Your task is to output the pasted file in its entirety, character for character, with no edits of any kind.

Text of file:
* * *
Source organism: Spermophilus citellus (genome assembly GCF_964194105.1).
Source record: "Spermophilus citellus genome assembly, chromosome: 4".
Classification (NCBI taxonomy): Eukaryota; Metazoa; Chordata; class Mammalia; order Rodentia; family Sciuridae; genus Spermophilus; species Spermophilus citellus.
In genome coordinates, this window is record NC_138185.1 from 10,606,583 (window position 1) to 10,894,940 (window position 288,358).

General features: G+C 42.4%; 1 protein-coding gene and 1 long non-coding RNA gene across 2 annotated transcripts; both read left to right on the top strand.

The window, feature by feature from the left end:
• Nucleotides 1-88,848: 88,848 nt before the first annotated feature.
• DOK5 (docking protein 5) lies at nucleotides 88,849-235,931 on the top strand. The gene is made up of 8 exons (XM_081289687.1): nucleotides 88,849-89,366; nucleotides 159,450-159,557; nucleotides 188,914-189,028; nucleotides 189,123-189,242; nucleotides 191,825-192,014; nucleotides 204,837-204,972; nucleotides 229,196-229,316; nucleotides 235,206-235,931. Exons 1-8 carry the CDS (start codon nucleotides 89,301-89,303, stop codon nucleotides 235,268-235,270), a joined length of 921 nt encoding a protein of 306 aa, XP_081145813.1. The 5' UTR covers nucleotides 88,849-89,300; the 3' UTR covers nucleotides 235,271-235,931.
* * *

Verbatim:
Source organism: Spermophilus citellus (genome assembly GCF_964194105.1).
Source record: "Spermophilus citellus genome assembly, chromosome: 4".
Classification (NCBI taxonomy): Eukaryota; Metazoa; Chordata; class Mammalia; order Rodentia; family Sciuridae; genus Spermophilus; species Spermophilus citellus.
In genome coordinates, this window is record NC_138185.1 from 10,606,583 (window position 1) to 10,894,940 (window position 288,358).

General features: G+C 42.4%; 1 protein-coding gene and 1 long non-coding RNA gene across 2 annotated transcripts; both read left to right on the top strand.

The window, feature by feature from the left end:
• Nucleotides 1-88,848: 88,848 nt before the first annotated feature.
• DOK5 (docking protein 5) lies at nucleotides 88,849-235,931 on the top strand. The gene is made up of 8 exons (XM_081289687.1): nucleotides 88,849-89,366; nucleotides 159,450-159,557; nucleotides 188,914-189,028; nucleotides 189,123-189,242; nucleotides 191,825-192,014; nucleotides 204,837-204,972; nucleotides 229,196-229,316; nucleotides 235,206-235,931. Exons 1-8 carry the CDS (start codon nucleotides 89,301-89,303, stop codon nucleotides 235,268-235,270), a joined length of 921 nt encoding a protein of 306 aa, XP_081145813.1. The 5' UTR covers nucleotides 88,849-89,300; the 3' UTR covers nucleotides 235,271-235,931.